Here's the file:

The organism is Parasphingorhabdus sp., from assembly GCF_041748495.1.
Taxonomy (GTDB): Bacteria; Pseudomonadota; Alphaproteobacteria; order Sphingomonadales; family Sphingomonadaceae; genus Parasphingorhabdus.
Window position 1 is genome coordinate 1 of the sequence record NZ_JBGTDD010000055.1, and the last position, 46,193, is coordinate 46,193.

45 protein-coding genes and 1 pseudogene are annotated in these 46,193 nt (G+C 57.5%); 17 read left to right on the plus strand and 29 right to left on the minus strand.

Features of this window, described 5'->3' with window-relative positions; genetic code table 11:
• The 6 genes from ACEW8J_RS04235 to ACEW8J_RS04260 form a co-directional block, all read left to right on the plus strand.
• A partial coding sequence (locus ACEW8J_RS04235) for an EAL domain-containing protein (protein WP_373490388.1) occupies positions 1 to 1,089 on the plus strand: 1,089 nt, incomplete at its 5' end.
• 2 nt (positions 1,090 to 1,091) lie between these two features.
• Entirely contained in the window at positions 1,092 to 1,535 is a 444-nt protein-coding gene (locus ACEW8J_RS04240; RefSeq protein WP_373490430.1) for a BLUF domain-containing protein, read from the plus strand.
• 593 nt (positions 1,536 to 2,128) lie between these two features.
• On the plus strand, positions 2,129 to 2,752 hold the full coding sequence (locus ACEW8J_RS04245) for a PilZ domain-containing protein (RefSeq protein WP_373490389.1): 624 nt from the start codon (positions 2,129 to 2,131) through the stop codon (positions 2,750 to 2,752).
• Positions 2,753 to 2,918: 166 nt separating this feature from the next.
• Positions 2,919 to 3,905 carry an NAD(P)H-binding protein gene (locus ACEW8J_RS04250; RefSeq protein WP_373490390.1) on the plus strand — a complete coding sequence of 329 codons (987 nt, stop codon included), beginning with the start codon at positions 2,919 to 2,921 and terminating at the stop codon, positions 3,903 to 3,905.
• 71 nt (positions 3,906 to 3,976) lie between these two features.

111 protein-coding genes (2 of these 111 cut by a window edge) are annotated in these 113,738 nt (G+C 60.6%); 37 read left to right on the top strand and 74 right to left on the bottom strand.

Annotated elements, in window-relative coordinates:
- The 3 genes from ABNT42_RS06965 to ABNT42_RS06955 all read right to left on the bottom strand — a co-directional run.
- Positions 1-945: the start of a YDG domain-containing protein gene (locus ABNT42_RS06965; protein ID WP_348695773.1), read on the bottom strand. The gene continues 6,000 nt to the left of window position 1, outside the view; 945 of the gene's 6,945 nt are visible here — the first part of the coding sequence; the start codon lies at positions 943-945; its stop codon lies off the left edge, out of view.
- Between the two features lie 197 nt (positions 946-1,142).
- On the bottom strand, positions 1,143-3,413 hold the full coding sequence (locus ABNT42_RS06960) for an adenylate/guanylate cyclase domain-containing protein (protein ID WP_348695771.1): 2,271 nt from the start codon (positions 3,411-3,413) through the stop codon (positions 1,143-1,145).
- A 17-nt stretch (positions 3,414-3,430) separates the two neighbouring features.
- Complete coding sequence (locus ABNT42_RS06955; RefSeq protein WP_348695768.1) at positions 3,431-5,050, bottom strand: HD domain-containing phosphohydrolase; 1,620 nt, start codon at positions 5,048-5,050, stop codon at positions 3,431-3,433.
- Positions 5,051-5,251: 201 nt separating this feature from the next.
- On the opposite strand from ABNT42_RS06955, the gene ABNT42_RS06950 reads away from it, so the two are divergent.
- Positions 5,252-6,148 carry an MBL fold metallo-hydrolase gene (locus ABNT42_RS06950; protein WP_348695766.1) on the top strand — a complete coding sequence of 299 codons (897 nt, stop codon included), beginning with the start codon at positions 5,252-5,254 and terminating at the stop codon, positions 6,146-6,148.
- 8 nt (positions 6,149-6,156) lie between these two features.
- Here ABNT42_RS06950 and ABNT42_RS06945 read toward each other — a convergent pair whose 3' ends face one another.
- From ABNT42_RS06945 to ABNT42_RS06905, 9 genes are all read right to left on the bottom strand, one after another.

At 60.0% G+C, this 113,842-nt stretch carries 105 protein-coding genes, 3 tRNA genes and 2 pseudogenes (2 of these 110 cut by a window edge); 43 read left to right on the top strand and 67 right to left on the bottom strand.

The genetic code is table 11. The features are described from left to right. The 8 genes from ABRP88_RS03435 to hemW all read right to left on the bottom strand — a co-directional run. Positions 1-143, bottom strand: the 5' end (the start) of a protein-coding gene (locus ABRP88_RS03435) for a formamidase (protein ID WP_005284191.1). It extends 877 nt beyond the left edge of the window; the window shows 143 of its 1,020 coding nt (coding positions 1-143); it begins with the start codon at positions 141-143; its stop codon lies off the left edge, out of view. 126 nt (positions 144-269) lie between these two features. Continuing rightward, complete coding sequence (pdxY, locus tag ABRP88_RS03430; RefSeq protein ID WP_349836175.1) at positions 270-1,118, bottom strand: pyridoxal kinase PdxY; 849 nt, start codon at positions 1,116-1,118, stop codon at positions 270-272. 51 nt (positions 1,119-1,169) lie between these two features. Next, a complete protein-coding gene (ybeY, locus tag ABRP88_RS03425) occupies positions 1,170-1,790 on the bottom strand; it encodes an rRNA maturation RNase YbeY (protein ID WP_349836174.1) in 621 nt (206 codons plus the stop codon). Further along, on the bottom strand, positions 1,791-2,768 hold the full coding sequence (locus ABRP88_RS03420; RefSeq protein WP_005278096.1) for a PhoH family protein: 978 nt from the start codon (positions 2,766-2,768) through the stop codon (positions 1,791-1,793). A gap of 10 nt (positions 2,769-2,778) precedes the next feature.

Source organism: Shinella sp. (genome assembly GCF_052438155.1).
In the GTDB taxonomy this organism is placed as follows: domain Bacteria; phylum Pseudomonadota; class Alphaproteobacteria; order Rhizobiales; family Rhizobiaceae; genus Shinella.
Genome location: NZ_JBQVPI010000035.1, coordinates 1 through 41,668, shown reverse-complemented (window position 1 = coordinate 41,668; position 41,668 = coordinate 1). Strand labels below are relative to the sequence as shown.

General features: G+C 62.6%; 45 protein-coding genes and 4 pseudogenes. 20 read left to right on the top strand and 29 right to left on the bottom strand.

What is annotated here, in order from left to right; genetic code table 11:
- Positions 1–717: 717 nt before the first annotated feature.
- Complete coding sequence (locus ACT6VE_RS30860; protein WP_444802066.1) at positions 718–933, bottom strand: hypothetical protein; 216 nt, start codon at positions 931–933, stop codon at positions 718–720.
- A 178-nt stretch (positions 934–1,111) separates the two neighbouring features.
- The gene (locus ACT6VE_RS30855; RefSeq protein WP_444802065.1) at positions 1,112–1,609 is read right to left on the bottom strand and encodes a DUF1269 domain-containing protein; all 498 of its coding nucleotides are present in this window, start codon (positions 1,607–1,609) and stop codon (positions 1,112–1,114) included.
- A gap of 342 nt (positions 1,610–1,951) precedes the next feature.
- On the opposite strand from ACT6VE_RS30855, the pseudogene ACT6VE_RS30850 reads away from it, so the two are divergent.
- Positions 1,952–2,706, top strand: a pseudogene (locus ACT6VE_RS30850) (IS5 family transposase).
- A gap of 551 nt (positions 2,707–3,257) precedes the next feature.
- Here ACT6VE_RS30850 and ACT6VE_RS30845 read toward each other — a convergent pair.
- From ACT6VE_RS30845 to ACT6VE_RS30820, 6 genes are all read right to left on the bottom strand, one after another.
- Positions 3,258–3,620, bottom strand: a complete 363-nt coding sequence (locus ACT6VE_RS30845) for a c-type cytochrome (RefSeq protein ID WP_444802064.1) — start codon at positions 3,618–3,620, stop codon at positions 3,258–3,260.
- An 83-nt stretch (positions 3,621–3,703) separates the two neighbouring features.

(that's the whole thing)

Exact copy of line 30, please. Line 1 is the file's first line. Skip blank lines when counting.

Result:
The genetic code is table 11. The features are described from left to right. The 8 genes from ABRP88_RS03435 to hemW all read right to left on the bottom strand — a co-directional run. Positions 1-143, bottom strand: the 5' end (the start) of a protein-coding gene (locus ABRP88_RS03435) for a formamidase (protein ID WP_005284191.1). It extends 877 nt beyond the left edge of the window; the window shows 143 of its 1,020 coding nt (coding positions 1-143); it begins with the start codon at positions 141-143; its stop codon lies off the left edge, out of view. 126 nt (positions 144-269) lie between these two features. Continuing rightward, complete coding sequence (pdxY, locus tag ABRP88_RS03430; RefSeq protein ID WP_349836175.1) at positions 270-1,118, bottom strand: pyridoxal kinase PdxY; 849 nt, start codon at positions 1,116-1,118, stop codon at positions 270-272. 51 nt (positions 1,119-1,169) lie between these two features. Next, a complete protein-coding gene (ybeY, locus tag ABRP88_RS03425) occupies positions 1,170-1,790 on the bottom strand; it encodes an rRNA maturation RNase YbeY (protein ID WP_349836174.1) in 621 nt (206 codons plus the stop codon). Further along, on the bottom strand, positions 1,791-2,768 hold the full coding sequence (locus ABRP88_RS03420; RefSeq protein WP_005278096.1) for a PhoH family protein: 978 nt from the start codon (positions 2,766-2,768) through the stop codon (positions 1,791-1,793). A gap of 10 nt (positions 2,769-2,778) precedes the next feature.